- Edmund Pevensie, of C.S. Lewis’s much-loved Chronicles of Narnia series, turns his family over to the White Witch for a certain candy. Turkish Delight.
- Turkish Delight, as it turns out, is “a starch and sugar gel often containing fruit or nuts and flavored with rosewater, citrus, resin, or mint.”
- Resin-flavored gel, or as this article later describes it, “near-solid perfume,” isn’t exactly what most American kids imagined when mid-The Lion, the Witch, and the Wardrobe.
With Christmas just around the corner and ABC Family just bound to air the 2005 Narnia movie, Jess Zimmerman of Atlas Obscura surveys friends for their childhood conceptions of the European treat. Here are a few of the more fanciful:
“I feel like to me it was a thing made from marshmallows, just layers and layers of marshmallows kind of smushed together, like a marshmallow cake, with maybe the ones on top roasted like on a campfire (brûléed, I guess, although I would not have known that concept).”
“A way fancier and differently textured old-school version of the pink Starburst.”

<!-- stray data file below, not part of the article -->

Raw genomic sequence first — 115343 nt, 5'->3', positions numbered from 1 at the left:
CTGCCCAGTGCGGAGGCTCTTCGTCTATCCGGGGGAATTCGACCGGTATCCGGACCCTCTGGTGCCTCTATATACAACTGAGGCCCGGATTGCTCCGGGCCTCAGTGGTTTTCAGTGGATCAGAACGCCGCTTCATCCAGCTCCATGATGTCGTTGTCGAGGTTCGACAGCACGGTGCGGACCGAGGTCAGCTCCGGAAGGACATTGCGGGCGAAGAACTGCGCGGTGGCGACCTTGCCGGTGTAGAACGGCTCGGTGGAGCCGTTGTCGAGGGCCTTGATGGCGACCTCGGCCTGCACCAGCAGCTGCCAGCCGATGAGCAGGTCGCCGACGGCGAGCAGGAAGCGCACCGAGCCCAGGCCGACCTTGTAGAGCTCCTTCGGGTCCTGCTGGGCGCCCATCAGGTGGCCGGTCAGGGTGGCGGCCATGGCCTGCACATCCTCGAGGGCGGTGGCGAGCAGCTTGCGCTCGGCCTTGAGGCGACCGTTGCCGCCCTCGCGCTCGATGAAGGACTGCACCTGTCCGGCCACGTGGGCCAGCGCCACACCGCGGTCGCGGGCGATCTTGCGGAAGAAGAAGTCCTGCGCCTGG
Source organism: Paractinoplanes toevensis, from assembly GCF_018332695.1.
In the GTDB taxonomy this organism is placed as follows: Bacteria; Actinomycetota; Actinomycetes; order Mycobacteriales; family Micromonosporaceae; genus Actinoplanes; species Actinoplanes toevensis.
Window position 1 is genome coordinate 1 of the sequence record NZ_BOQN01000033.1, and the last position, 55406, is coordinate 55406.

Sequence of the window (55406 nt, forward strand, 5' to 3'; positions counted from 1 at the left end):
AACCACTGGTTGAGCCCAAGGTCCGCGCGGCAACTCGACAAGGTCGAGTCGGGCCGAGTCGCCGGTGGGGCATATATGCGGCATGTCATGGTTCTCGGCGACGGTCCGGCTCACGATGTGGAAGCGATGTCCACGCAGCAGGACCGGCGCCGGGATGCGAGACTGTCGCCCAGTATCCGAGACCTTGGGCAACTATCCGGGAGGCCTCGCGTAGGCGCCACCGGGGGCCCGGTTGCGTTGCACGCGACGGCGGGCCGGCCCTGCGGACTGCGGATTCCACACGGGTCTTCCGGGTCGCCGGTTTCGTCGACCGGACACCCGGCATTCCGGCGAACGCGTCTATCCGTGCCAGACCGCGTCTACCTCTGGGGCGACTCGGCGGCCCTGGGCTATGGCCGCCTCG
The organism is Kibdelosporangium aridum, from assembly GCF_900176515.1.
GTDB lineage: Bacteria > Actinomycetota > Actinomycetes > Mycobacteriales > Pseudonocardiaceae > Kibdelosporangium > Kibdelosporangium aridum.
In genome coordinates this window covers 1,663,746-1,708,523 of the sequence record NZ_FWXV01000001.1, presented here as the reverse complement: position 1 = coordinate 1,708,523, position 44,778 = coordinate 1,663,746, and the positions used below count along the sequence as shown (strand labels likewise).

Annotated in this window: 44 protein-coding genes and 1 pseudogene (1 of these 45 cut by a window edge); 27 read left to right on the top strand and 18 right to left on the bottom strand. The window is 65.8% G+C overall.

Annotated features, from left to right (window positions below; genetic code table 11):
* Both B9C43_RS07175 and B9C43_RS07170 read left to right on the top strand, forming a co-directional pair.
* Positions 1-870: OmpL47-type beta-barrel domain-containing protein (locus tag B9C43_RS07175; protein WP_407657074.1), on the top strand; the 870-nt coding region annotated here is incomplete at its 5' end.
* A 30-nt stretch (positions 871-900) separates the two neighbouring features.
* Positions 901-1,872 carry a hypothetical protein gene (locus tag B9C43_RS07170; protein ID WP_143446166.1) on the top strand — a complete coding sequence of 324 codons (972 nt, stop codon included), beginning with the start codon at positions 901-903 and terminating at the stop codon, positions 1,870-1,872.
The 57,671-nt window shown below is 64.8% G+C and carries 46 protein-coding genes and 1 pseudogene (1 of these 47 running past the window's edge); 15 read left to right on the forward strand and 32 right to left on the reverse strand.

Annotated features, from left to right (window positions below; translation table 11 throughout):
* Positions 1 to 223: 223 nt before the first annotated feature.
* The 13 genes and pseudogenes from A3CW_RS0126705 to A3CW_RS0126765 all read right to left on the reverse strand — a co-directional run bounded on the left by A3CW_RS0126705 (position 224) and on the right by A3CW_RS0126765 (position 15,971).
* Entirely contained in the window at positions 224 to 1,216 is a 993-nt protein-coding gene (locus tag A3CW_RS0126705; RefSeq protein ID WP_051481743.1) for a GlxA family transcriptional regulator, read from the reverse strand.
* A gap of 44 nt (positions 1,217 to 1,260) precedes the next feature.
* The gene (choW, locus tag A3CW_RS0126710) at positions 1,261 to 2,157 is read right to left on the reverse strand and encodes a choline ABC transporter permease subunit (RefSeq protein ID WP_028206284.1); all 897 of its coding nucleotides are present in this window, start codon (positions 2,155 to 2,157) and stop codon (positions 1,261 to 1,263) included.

“Basically a lollipop like thing that was really tall and spindly. I had this vague sense that Turkish architecture involved buildings with big spindly towers. So I imagined these were like the long rainbow lollipops but not rainbow colored?”
“I thought it would be something crispy and fluffy, like those things my Yia-Yia made out of fried dough coated in honey. Like flaky baklava/crisp dough, but maybe with ice cream between the layers?”
“Like really dense cotton candy flavored with cinnamon, ginger, cardamom and honey.”
“I expected it to be like Divinity, this white candy that all Southern grandmothers make at Christmas which is basically pecans suspended in clouds of sugar. It looks gorgeous, but it kind of tastes like nonsense.”
“Meat… with gravy… I also might have had some kind of Turkish/turkey confusion, because I thought it was like Thanksgiving stuffing that always stayed warm, and had the perfect ratio of soft and crispy parts.”
Fellow Narnians: What had you pictured?
(Read the rest of the article here. Thanks, Atlas Obscura!)